Three ‘Boogaloos’ Conspired to Hijack George Floyd Protest and Spark Bloodshed: Feds

·3 min read
Nevada District Court
Nevada District Court

Three Nevada men with prior U.S. military experience and links to a right-wing extremist group conspired to set off explosives at a recent protest against police brutality to “create civil unrest and rioting” and spark violence between police and protesters, federal prosecutors say.

Stephen Parshall, alias “Kiwi,” Andrew Lynam, and William Loomis are each being held on a $1 million bond for terrorism-related charges.

According to a complaint filed by the Nevada U.S. Attorney’s Office, the group was “potentially planning terroristic activity” when they brought Molotov cocktail materials to a Las Vegas protest over the death of George Floyd.

All three have identified themselves as members of the “Boogaloo” movement, an extremist group that dreams of sowing discord to spark a violent uprising and government overthrow, according to prosecutors. The group also boasts military training: Lynam is described as a member of the Army Reserves, Parshall was a Navy sailor, and Loomis was an enlisted member of the Air Force.

All three face both federal and state charges. On the federal level, they are charged with conspiracy to damage and destroy by fire, and explosive and possession of unregistered firearms. In Nevada, they face charges of felony conspiracy, terrorism and explosives possession.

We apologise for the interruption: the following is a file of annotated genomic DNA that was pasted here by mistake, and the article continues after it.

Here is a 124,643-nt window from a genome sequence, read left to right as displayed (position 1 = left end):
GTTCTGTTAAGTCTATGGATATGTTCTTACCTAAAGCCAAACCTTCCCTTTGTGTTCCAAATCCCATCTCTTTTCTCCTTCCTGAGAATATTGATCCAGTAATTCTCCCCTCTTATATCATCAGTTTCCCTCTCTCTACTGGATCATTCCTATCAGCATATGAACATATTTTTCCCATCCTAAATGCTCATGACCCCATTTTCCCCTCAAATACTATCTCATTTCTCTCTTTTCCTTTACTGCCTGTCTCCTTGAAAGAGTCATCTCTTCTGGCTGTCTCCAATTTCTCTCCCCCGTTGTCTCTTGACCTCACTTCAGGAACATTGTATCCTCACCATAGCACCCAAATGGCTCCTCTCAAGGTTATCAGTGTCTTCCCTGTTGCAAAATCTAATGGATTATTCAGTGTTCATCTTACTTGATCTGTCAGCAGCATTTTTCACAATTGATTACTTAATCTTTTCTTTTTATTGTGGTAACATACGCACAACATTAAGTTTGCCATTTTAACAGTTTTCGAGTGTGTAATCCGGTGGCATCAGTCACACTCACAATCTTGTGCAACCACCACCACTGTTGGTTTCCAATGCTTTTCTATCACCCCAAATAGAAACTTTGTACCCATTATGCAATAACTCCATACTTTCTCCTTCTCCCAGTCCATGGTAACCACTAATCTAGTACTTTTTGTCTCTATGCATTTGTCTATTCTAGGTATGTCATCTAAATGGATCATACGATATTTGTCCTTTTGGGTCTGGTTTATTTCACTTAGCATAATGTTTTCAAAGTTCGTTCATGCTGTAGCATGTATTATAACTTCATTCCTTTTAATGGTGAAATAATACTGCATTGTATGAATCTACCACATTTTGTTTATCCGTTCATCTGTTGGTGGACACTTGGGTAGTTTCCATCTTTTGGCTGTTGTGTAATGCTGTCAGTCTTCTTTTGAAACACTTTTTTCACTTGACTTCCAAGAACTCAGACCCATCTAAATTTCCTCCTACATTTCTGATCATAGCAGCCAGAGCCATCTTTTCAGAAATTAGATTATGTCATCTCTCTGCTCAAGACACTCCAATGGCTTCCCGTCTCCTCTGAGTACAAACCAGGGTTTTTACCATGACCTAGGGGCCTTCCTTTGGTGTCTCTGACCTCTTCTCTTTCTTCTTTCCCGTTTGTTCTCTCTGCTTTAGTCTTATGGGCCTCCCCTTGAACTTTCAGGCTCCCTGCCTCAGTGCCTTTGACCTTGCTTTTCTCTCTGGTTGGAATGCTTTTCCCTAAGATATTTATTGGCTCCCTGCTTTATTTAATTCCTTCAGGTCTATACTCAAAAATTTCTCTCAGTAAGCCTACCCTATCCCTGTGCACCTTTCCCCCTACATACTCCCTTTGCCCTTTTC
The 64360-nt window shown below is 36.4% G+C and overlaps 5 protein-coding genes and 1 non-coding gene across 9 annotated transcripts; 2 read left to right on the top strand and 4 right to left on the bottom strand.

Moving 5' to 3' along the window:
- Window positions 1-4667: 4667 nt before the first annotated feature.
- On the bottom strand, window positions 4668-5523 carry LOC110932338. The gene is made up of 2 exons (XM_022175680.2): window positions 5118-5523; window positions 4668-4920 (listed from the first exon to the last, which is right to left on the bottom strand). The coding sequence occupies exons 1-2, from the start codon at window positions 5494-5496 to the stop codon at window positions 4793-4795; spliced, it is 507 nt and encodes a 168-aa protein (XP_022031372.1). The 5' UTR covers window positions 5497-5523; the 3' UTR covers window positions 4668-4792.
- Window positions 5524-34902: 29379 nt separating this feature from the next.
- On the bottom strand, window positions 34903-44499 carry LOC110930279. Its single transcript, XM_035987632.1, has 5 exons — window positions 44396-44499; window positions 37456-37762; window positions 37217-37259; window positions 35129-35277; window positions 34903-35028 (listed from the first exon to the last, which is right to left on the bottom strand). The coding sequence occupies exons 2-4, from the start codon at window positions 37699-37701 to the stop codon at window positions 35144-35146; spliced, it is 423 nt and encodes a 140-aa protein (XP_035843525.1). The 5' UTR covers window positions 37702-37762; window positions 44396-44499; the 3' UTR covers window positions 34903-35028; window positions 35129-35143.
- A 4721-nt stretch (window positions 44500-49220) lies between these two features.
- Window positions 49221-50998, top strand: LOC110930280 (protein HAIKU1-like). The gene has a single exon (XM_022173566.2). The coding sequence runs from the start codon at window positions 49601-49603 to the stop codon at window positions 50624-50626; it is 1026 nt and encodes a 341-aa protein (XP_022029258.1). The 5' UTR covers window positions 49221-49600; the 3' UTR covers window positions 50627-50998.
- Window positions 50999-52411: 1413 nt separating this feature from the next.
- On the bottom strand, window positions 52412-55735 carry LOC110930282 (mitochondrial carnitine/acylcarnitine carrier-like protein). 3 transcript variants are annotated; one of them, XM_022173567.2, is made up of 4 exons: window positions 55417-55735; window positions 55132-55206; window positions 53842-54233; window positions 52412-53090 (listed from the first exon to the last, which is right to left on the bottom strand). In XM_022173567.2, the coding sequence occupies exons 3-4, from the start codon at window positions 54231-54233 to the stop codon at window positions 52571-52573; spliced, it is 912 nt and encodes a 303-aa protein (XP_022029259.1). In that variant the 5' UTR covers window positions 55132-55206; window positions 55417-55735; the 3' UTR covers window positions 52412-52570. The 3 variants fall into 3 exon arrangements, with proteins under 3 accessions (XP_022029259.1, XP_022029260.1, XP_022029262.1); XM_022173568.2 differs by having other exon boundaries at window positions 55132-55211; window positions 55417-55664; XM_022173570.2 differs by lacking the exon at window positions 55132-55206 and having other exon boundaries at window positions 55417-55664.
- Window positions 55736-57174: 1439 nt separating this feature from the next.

Lynam and Parshall had initially set their sights on a protest against Nevada’s shelter-in-place orders, allegedly attending one such rally in early April while armed with pistols and assault rifles and scoping it out for possible disruption, prosecutors said. It was there that they allegedly told an FBI informant of their desire to topple the government. The two met Loomis at the demonstration and inducted him into their group.

On a hike in late April, the trio allegedly discussed a plan to incinerate a Forest Ranger station near Lake Mead as a trial run for an eventual plot that would prove so burdensome and costly to the government as to dismantle it entirely. The complaint states the extremists hoped to detonate explosives at power stations along the border between Arizona and Nevada and that they even scouted one owned by NV Energy as a possible target in addition to a specific Ranger station.

Parshall and Lynam allegedly hatched a plan to detonate fireworks, smoke bombs, and noise makers at another demonstration against Nevada’s coronavirus precautions to confuse police and panic the public, though Parshall called off the plot just a few days before the gathering.

Parshall, Lynam, and Loomis turned their attention to the riots and protests that erupted in May after the alleged murder of George Floyd at the hands of Minneapolis police. They attended the demonstrations while armed, taunting police, according to the FBI. The complaint states that Parshall became upset when no violence occurred, as he felt he needed physical conflict to enact the plan.

Prosecutors say they planned to execute their plans against the backdrop of widespread protests to “create civil unrest and rioting.”

“They wanted to use the momentum of the George Floyd death in police custody in the City of Minneapolis to hopefully stir enough confusion and excitement, that others see the two explosions and police presence and begin to riot in the streets out of anger,” the complaint states.

They allegedly brought Molotov cocktail materials—gasoline in glass Calypso lemonade bottles and ripped rags. Law enforcement found shotguns, fireworks, assault rifles, extra ammunition magazines, and flammable hairspray in their vehicles. They had intended to target police and protesters.

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